Laird Connectivity

<p>Completing the package, Oppo Digital includes a 49-button remote with 'glow-in-the-dark' navigation, menu, keypad, and setup keys. It was relatively ease to use. Although, I have to say that always seemed to hit the 'Stop,' button instead of the 'Pause' key, which is right next to it. The 'Stop' key is centrally-located just below the large round navigation button, and the 'Play/Pause' is located to the left of the 'Stop' key. A minor quibble as I would have liked to see the 'Play' button directly below the navigation keys.</p>

FPGA plus discrete ADCs/DACs A complete color space converter system can be constructed from a digital FPGA, three discrete high-speed, 10-bit ADCs, and three discrete high-speed, 10-bit DACs. This is a straight-forward, albeit expensive, approach. It benefits from no upfront NRE charges and can be implemented quickly. On the other hand, using an FPGA plus six discrete high-performance mixed-signal devices is very expensive. These seven components plus support circuitry consume a considerable amount of PCB board space and require extra manufacturing steps that result in high manufacturing costs and reduced reliability. The high-speed parallel buses between the ADCs and DACs also increase the pin-count requirement for the FPGA which further raises the overall solution cost. Furthermore, the increased I/O drive causes the already power-hungry FPGA to suffer from increased power consumption. This solution is adequate for very low volume products where power consumption is not a major concern.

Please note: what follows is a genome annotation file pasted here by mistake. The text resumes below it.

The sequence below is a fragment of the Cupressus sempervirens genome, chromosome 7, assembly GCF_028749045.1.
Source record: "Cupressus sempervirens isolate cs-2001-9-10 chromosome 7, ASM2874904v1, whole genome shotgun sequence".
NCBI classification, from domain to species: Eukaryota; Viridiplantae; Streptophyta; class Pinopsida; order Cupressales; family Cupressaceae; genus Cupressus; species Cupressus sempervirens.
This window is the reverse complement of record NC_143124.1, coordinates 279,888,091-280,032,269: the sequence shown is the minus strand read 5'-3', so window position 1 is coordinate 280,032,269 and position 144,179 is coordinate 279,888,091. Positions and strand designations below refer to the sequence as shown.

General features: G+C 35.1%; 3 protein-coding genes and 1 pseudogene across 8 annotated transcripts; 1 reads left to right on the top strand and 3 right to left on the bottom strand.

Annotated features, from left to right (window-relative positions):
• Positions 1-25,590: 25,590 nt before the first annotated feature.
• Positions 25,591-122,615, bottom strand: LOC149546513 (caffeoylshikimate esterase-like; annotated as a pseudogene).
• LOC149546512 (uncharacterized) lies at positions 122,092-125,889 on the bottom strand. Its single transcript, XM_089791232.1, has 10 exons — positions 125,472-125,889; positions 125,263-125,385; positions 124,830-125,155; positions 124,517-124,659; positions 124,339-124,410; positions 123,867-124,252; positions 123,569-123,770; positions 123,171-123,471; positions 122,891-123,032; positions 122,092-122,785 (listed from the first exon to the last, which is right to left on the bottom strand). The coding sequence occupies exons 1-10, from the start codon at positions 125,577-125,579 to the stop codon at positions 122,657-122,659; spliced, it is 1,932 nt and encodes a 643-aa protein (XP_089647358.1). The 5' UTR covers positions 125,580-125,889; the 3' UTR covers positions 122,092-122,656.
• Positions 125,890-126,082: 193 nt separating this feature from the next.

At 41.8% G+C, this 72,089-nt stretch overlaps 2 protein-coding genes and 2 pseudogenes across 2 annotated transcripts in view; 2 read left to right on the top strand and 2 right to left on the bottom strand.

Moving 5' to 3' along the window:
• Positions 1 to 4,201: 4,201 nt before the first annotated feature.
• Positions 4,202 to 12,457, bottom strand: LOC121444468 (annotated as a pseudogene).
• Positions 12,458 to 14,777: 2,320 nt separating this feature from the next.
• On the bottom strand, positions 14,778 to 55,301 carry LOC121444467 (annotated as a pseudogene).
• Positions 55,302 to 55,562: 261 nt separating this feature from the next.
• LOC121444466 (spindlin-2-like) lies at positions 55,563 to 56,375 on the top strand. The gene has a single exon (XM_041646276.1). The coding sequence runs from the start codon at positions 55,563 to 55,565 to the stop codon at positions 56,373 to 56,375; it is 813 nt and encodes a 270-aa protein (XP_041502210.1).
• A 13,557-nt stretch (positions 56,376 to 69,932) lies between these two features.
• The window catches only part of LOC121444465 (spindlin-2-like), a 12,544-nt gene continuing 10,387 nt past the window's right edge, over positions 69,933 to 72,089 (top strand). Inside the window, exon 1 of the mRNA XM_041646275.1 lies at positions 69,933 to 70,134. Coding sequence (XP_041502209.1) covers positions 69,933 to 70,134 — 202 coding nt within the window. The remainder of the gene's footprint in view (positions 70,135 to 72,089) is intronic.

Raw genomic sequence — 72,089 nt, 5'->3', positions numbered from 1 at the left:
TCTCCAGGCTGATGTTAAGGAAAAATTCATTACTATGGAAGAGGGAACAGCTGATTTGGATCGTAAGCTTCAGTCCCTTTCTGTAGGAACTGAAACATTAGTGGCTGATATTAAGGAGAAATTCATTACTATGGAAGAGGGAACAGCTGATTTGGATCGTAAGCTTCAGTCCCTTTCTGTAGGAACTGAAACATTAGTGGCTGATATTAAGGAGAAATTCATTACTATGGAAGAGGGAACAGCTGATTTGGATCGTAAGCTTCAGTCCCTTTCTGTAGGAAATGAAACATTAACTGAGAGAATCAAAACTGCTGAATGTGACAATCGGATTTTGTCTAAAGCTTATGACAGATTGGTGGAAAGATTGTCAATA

Table 2. HSDPA categories [1]

Maximum data rate (referenced to different HSDPA categories) is determined by modulation scheme and code rate (TFRC: Transport Format and Resource Combination) as well as number of codes used.

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CMOS As preferred UMTS transceiver process Although multi-band capability and HSDPA support are clear transceiver trends targeted by all transceiver vendors, a no-way-less-important trend is the emergence of CMOS (Complementary Metal Oxide Semiconductor) technology, which is becoming a technology of choice for transceiver design implementation, replacing the SiGe (silicon germanium) and BiCMOS (bipolar CMOS) processes. Almost all of the leading transceiver vendors are now using CMOS in their current designs.

CMOS offers a direct cost advantage over such traditional RF technologies as BiCMOS and SiGe because it requires fewer masks and processing steps. CMOS technology features faster transistors and low size area, resulting in a very small design footprint. Such cost reductions, along with enhanced integration possibilities, are among the forces driving the move of next-generation RF designs to CMOS.

As exemplified by the Infineon SMARTi 3G transceiver, CMOS allows for a high overall percentage of digital logic to be implemented. This leads to flexibility in integration of various compensation techniques, such as DC offset and filter calibration, and also makes possible such features as a short locking time and fast frequency settling for the fractional-N PLL. Some specific features, such as RAM readback that allows keeping the pre-programmed register settings in a special RAM in a sleep mode so that the IC remembers them at next wake-up, are only and exclusively possible with a CMOS process.

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Because CMOS is used by semiconductor manufacturers in many other products, the same generic technology process and production line are generally available for monolithic integration of the digital, RF and mixed-signal elements of a mobile phone on the same die, leading to even smaller sizes and a much higher integration level.